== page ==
The options of double opening doors and opening windows also enhance the viability of the CEDARSHEDS as an outdoor storage solution. With sizes ranging from the 1.9 x 0.9m BIRCH to the 3.6 x 2.5m MASTER SHED. The possibilities for practically any situation and garden storage requirement are extensive.

Find out more at http://landera.com.au/garden-sheds-timber.

Bonsai for balcony gardens – tips for maintenance and

enhancing appearance

This is the last in the ‘Introduction to Bonsai’ series from Chris Xepapas at Heritage Bonsai. He refers to the importance of the root structure in bonsai – not only from a horticultural perspective, but also because the visible root structure is a vital aspect of the appearance of a good bonsai – with no visible roots it will look a bit like a totem pole rather than a miniature tree. The roots should be radially spaced around the trunk and those at the front should be particularly pleasing in appearance.


Established bonsai showing good surface root development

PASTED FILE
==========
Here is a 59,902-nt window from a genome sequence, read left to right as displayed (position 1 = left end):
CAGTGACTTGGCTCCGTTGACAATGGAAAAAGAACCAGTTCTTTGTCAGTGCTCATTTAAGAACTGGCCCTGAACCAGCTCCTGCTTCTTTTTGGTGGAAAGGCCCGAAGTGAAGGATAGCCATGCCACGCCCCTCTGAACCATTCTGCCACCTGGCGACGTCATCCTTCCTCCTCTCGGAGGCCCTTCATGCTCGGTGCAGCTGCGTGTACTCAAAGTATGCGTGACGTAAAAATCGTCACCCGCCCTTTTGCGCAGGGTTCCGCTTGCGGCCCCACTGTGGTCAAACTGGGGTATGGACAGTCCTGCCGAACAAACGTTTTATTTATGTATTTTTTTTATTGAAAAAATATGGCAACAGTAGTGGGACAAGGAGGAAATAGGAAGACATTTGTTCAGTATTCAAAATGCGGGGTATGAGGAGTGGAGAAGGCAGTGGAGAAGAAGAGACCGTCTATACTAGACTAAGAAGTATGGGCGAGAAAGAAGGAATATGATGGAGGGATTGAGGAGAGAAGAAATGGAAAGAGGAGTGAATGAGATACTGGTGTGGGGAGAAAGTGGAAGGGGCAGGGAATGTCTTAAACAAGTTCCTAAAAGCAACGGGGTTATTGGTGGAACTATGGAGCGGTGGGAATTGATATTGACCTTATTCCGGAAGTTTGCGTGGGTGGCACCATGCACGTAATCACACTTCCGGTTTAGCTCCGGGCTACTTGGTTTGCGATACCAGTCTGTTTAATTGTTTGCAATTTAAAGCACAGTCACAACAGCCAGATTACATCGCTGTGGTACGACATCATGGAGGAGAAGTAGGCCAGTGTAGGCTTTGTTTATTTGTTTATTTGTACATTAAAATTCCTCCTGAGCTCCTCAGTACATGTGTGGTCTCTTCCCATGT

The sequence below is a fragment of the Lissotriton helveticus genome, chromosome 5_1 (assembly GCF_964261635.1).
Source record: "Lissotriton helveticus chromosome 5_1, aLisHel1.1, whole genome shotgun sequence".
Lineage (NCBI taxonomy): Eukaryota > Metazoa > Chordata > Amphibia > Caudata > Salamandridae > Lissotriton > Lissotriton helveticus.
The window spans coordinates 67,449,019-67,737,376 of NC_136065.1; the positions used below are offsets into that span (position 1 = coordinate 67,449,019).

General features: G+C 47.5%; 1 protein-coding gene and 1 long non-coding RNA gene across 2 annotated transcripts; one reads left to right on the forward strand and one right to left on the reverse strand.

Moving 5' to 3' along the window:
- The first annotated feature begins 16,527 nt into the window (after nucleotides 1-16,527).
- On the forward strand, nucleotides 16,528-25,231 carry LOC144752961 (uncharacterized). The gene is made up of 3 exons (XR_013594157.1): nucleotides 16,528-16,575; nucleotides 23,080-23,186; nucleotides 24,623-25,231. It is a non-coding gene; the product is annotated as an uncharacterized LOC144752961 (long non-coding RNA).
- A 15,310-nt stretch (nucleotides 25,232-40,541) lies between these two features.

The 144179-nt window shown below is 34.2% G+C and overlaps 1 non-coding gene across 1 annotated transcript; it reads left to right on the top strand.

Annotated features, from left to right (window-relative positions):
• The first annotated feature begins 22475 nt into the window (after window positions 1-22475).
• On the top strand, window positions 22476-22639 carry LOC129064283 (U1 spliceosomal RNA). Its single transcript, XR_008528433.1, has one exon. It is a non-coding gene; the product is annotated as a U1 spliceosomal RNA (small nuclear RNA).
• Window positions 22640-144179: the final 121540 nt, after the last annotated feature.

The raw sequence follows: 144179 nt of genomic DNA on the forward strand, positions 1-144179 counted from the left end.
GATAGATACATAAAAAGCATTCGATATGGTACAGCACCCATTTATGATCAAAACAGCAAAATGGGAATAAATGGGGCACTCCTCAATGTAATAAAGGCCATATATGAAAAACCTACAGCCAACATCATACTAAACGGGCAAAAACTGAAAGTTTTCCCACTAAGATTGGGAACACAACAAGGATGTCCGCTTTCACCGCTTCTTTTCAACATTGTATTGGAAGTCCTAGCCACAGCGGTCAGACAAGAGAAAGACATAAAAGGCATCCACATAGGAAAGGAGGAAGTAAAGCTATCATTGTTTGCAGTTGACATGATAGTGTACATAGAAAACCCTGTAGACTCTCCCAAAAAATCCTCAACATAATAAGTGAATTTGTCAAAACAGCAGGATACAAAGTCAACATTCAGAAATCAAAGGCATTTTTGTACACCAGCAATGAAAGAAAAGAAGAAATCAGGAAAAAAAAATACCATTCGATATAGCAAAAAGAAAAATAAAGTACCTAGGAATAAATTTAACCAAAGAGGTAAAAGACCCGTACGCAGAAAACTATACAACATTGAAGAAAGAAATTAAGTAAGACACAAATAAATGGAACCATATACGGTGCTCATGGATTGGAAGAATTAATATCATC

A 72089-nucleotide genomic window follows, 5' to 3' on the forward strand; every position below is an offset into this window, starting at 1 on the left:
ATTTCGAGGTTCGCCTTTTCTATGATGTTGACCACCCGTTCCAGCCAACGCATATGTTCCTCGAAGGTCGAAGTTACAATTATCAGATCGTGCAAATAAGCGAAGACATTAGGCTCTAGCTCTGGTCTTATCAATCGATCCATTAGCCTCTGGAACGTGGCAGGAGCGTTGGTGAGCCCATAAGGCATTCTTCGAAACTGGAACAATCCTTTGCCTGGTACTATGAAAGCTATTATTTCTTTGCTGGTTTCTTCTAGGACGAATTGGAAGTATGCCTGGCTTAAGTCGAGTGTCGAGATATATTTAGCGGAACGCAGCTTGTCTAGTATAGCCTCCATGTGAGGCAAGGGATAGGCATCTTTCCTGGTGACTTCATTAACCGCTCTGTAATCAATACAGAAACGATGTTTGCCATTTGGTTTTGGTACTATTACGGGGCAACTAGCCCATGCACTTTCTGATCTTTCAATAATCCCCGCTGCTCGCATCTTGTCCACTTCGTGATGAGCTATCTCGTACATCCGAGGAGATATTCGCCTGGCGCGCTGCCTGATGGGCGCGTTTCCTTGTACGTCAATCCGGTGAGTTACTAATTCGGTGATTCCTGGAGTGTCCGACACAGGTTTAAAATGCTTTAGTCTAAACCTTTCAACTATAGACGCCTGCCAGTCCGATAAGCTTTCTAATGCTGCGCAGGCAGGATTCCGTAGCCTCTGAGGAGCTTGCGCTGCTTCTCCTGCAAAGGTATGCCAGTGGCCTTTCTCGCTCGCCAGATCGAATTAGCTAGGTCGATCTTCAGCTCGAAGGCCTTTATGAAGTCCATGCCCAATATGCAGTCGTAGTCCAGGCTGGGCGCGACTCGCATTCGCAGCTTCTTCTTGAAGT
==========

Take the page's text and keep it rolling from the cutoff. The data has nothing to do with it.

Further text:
In this blog we will address the most over looked topic, root development. The key to a good bonsai is a healthy root system; it allows you to experiment with more daring techniques, while helping your tree cope with the stress. It is also important to have a good looking surface root structure to enhance the appearance of your bonsai. 

Developing a good root system

Whether growing a tree from seed or from a cutting, you need to develop a good root structure from the beginning. A coarse aggregate should be used in the soil mix to promote duplication of the root system, thus creating fibrous rather than long thick roots. The soil mix also has to be well drained but retain enough moisture to keep the plant healthy.

When re-potting your bonsai or developing tree, remove all thick heavy roots making sure you have left enough finer roots to compensate. Some heavily pot bound trees will take several root prunes over a number of years before all larger roots can be removed. Quite frequently you will come across root spiraling on a tree, with masses of roots wrapped around the root ball. This mess must be cut off to proceed. It may seem quite savage, but if the tree looks healthy above ground, then it should survive the process.

How much of the roots should be cut off? On a developing tree you would generally take off 50% of the root structure, keeping in mind that if it is the first root prune, you may have to take off 60% to 70% to get rid of the root spiraling. On a established bonsai you would generally remove 30% of the root ball.